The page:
A rebooted Club Penguin is giving millennials their first dose of digital nostalgia

A generation weaned on computer games and social media, Club Penguin Rewritten provides space to reflect on a digital childhood.

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For millennial kids, computer games were an integral part, if not the most enjoyable part, of growing up. Among the Carmen Sandiegos, Sporcles, and Legend of Zeldas, was Club Penguin, a multiplayer online game where users chose cartoon penguin avatars, ones that hung out on ski slopes, went surfing, and could complete tasks and challenges for coins that helped buy them pets, clothes, and things to deck out their own personal igloos with. The space had a chatroom, a double-edged sword for most web platforms (with the risk of drawing in child predators), where users could converse, make friends, and arrange digital parties and games.

Founded in 2000, and designed for kids aged 6-14, the game’s popularity grew exponentially, and it was eventually acquired by Disney in 2007. By the following year, it had more than 30 million user accounts and was named by Nielsen as a top eight social networking platform in the United States. But just a few years later in 2015, that traffic began to wane, and by March 2017, Club Penguin shut down for good. Millennials and Gen-Zers alike mourned the loss of a beloved, iconic game.

However, waddling up just as Club Penguin was shuffling off was a new version of the game that, in reality, was exactly like the old one. This platform took the game a decade back in time, to the environment the original penguins knew and loved. There were fewer restrictions, classic features stripped out by Disney were restored, and a specific audience that loved the game during its late Noughties peak came flooding back. That new platform is the now increasingly popular Club Penguin Rewritten, a free, voluntary project run by fans of the original game.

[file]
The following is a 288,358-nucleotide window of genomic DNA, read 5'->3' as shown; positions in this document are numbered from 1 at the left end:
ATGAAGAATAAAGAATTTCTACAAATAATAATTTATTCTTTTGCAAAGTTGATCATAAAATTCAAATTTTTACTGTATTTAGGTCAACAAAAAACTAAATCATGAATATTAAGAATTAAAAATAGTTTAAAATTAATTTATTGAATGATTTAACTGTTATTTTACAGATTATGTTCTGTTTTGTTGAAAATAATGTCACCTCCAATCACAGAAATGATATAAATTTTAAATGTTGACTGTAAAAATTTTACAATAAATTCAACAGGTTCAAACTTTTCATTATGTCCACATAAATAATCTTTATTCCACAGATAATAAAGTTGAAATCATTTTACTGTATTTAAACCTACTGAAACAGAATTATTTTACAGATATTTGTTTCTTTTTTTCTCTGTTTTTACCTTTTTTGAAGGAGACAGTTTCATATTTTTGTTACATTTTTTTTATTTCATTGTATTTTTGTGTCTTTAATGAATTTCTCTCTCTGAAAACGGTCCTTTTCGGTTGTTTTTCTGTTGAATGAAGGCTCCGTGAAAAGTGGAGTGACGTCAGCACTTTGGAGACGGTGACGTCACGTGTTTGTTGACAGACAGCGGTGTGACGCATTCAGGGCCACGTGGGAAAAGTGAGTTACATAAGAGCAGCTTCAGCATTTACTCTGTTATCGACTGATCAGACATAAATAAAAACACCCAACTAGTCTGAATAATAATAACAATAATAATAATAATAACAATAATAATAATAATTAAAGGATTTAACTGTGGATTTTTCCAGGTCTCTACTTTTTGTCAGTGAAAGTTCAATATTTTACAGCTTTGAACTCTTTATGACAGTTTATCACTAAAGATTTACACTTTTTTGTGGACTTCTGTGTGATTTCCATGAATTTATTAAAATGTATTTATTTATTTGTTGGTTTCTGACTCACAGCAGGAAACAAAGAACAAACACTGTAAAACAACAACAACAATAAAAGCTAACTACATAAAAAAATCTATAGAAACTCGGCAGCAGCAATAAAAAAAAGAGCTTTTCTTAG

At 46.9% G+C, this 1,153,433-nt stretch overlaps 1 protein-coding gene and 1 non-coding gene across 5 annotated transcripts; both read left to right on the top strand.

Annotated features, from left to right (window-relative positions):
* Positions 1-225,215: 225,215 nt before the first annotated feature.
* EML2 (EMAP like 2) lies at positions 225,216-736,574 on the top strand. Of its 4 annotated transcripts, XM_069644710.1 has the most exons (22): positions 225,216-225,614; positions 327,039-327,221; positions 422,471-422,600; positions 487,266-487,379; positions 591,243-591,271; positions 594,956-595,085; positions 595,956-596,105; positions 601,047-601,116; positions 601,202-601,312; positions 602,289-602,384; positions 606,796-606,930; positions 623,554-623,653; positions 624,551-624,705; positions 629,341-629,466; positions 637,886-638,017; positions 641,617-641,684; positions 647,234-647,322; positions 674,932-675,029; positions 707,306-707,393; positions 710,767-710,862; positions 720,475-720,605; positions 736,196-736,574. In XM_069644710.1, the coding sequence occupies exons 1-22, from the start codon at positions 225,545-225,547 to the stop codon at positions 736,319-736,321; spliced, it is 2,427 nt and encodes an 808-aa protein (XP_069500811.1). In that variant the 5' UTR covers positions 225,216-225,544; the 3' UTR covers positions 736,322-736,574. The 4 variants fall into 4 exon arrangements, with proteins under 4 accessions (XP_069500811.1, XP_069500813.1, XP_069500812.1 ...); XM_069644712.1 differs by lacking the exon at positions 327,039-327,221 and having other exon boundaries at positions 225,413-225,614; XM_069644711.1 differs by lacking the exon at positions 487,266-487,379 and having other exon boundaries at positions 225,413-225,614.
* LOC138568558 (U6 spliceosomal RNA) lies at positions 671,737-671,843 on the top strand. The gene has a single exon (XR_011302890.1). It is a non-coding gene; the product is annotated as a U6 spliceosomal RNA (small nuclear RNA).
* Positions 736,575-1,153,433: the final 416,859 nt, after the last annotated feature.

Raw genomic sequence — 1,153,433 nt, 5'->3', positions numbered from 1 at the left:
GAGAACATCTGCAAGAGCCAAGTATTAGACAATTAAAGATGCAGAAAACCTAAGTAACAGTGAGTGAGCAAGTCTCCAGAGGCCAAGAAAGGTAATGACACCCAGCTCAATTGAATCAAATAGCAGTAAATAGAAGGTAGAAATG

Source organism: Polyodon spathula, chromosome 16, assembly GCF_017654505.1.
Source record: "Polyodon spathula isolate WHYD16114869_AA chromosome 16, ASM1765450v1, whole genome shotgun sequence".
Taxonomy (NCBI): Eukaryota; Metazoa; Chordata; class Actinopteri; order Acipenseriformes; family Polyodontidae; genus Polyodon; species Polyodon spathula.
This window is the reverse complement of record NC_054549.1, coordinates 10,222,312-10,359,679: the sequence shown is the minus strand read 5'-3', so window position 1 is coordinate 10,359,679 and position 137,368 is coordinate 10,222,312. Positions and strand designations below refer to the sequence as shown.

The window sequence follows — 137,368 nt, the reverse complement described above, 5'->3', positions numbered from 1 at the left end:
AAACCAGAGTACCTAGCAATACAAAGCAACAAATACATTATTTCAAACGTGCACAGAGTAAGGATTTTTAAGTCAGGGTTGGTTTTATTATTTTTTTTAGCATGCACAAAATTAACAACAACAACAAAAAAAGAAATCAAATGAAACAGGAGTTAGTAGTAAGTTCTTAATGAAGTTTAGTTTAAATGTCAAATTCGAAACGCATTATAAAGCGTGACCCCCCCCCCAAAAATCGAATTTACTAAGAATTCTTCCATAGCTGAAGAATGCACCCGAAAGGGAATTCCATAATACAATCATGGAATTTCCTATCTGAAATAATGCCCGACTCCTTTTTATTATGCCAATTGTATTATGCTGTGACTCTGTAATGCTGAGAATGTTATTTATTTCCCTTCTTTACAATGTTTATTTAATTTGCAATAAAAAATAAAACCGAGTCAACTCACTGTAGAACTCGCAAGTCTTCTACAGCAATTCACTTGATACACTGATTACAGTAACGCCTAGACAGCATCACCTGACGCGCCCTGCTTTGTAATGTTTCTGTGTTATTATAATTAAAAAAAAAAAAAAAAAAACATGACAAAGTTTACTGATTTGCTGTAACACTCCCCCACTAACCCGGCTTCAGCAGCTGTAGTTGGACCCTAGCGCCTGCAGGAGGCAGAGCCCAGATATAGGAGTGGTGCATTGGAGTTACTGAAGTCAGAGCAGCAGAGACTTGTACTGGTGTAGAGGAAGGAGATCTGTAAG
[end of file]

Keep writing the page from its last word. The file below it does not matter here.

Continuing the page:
Club Penguin Rewritten is a recreation of the beloved Disney game that has touched millions upon millions of childhoods around the globe,” the creators tell me, via Twitter, about Rewritten’s mission statement. “The purpose of our server is to create a safe but enjoyable experience for those that wish to experience nostalgia or to hang out and meet new friends across the globe. We try our best to make it as authentic as possible, to bring in new content with a bunch of twists here and there to keep everyone excited for what's to come on the island.”

The platform has four creators: Joe, Josh, Lewis, Tim, all students based in the UK. They created Club Penguin Rewritten as a side project in February 2017. They built it as volunteers, and offer it to users entirely for free. They are able sidestep copyright laws thanks to educational fair use laws in the United States. Despite the small founding team, the number of people behind the Rewritten operation has grown significantly since they launched. “We have our email support team, along with our moderation team that deal with support requests 24/7,” they tell me.

From what they say, they need it. Although all four owners have had previous experience working on side projects, none have dealt with something the size of Club Penguin Rewritten, whose servers can hold up to two million registered users at once. “It can get pretty crazy behind the scenes,” they say, “but it's definitely rewarding with the reactions that the community brings.”